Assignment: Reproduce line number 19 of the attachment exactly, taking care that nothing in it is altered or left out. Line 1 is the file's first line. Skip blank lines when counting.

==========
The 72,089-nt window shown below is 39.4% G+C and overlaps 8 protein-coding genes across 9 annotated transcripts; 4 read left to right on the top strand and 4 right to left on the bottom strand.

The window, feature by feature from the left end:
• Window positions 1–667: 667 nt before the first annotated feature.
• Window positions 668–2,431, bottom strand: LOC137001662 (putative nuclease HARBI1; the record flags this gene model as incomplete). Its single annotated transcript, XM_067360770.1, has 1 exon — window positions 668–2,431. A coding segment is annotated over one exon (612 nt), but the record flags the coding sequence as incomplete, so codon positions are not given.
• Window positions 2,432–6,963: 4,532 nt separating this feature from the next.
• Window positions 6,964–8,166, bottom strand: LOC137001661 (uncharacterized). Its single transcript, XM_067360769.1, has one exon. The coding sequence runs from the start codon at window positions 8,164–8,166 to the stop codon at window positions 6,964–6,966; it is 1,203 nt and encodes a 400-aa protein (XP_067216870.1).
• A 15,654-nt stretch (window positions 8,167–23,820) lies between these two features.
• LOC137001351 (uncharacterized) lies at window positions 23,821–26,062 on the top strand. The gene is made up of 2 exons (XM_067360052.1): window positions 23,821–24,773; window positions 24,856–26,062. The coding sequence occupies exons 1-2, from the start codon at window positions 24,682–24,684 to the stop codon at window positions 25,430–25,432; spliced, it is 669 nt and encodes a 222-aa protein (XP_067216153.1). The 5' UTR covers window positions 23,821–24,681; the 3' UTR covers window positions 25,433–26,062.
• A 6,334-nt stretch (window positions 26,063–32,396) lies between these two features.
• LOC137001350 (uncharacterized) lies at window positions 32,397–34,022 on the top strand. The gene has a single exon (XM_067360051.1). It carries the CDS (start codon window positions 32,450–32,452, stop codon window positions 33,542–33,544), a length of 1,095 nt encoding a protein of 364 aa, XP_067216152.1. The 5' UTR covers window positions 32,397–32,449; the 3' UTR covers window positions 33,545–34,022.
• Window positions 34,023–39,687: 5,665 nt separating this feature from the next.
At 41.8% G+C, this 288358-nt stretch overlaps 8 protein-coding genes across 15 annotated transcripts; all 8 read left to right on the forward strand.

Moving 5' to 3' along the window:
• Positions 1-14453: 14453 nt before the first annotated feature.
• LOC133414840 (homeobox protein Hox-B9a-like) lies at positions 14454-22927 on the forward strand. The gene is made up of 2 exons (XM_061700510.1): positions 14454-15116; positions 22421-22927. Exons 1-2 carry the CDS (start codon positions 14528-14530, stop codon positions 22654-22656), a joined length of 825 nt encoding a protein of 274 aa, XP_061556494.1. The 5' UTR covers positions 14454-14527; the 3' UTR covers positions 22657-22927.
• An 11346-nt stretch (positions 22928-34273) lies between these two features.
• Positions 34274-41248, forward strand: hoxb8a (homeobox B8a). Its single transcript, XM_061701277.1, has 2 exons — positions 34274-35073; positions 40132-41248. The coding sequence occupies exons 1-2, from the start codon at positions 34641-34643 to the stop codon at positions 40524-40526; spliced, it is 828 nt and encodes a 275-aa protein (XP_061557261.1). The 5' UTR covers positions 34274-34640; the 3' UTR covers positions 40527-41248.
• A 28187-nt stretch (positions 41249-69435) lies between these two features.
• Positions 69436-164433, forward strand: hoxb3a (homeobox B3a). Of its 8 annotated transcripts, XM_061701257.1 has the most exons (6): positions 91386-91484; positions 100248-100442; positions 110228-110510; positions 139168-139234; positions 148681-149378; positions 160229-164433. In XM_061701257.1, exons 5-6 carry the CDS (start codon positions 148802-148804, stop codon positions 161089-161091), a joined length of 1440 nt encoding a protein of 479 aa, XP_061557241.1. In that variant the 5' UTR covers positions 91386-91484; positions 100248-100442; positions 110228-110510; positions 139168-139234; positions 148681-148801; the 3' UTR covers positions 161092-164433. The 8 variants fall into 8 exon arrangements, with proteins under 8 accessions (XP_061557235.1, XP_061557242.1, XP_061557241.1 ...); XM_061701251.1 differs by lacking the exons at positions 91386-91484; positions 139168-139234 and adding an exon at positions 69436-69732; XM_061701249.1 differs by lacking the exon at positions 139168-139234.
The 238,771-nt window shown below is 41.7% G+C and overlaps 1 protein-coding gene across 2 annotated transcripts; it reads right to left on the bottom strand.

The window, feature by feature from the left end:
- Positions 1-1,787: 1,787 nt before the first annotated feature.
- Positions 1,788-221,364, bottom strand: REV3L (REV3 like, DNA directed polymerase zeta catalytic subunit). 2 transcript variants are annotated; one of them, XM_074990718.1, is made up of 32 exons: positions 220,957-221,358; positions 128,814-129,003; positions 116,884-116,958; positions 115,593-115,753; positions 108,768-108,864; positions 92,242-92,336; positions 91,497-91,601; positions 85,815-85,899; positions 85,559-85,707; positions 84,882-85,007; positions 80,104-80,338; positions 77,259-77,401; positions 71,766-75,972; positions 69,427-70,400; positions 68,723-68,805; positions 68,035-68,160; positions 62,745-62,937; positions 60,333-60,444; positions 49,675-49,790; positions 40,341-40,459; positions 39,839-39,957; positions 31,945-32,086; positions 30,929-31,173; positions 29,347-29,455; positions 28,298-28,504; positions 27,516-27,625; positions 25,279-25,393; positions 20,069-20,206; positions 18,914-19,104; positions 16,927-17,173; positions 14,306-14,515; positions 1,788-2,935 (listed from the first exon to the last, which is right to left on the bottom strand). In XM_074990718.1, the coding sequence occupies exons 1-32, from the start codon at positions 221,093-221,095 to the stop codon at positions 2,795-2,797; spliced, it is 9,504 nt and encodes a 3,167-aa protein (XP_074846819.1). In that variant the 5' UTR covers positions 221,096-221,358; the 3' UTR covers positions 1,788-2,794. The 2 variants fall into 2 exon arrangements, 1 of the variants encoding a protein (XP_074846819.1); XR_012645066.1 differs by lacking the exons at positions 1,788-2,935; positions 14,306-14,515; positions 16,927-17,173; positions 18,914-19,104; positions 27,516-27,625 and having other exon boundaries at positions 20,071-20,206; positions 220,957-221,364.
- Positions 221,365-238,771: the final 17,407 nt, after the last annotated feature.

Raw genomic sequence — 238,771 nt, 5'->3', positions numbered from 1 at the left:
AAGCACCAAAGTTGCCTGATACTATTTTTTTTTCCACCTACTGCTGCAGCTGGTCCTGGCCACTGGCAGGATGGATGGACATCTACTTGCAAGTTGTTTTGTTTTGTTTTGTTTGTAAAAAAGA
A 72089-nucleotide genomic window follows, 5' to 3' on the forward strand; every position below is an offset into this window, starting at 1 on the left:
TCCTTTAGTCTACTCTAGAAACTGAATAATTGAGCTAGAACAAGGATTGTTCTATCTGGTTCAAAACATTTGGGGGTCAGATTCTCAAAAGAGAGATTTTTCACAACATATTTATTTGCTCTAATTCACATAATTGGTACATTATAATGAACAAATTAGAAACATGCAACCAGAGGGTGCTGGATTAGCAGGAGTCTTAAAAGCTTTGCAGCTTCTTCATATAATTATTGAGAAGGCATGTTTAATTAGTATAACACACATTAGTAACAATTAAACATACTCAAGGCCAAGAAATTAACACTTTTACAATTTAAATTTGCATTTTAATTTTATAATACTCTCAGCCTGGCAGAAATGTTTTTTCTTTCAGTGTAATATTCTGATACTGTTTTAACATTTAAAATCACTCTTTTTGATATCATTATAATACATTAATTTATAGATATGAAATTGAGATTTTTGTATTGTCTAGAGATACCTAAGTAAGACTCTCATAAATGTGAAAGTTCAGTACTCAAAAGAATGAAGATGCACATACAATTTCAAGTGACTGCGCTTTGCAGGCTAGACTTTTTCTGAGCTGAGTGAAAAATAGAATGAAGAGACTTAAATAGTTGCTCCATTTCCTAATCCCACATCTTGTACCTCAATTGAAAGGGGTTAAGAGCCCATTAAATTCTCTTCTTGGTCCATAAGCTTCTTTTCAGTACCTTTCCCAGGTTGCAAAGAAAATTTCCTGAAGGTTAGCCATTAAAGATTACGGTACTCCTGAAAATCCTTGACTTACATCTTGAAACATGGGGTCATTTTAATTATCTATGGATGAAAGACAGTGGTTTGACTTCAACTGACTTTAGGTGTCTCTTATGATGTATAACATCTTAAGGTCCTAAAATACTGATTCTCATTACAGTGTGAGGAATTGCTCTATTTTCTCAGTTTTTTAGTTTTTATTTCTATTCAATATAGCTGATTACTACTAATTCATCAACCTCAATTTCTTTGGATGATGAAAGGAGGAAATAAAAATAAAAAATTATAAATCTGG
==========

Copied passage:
• Positions 69436-164433, forward strand: hoxb3a (homeobox B3a). Of its 8 annotated transcripts, XM_061701257.1 has the most exons (6): positions 91386-91484; positions 100248-100442; positions 110228-110510; positions 139168-139234; positions 148681-149378; positions 160229-164433. In XM_061701257.1, exons 5-6 carry the CDS (start codon positions 148802-148804, stop codon positions 161089-161091), a joined length of 1440 nt encoding a protein of 479 aa, XP_061557241.1. In that variant the 5' UTR covers positions 91386-91484; positions 100248-100442; positions 110228-110510; positions 139168-139234; positions 148681-148801; the 3' UTR covers positions 161092-164433. The 8 variants fall into 8 exon arrangements, with proteins under 8 accessions (XP_061557235.1, XP_061557242.1, XP_061557241.1 ...); XM_061701251.1 differs by lacking the exons at positions 91386-91484; positions 139168-139234 and adding an exon at positions 69436-69732; XM_061701249.1 differs by lacking the exon at positions 139168-139234.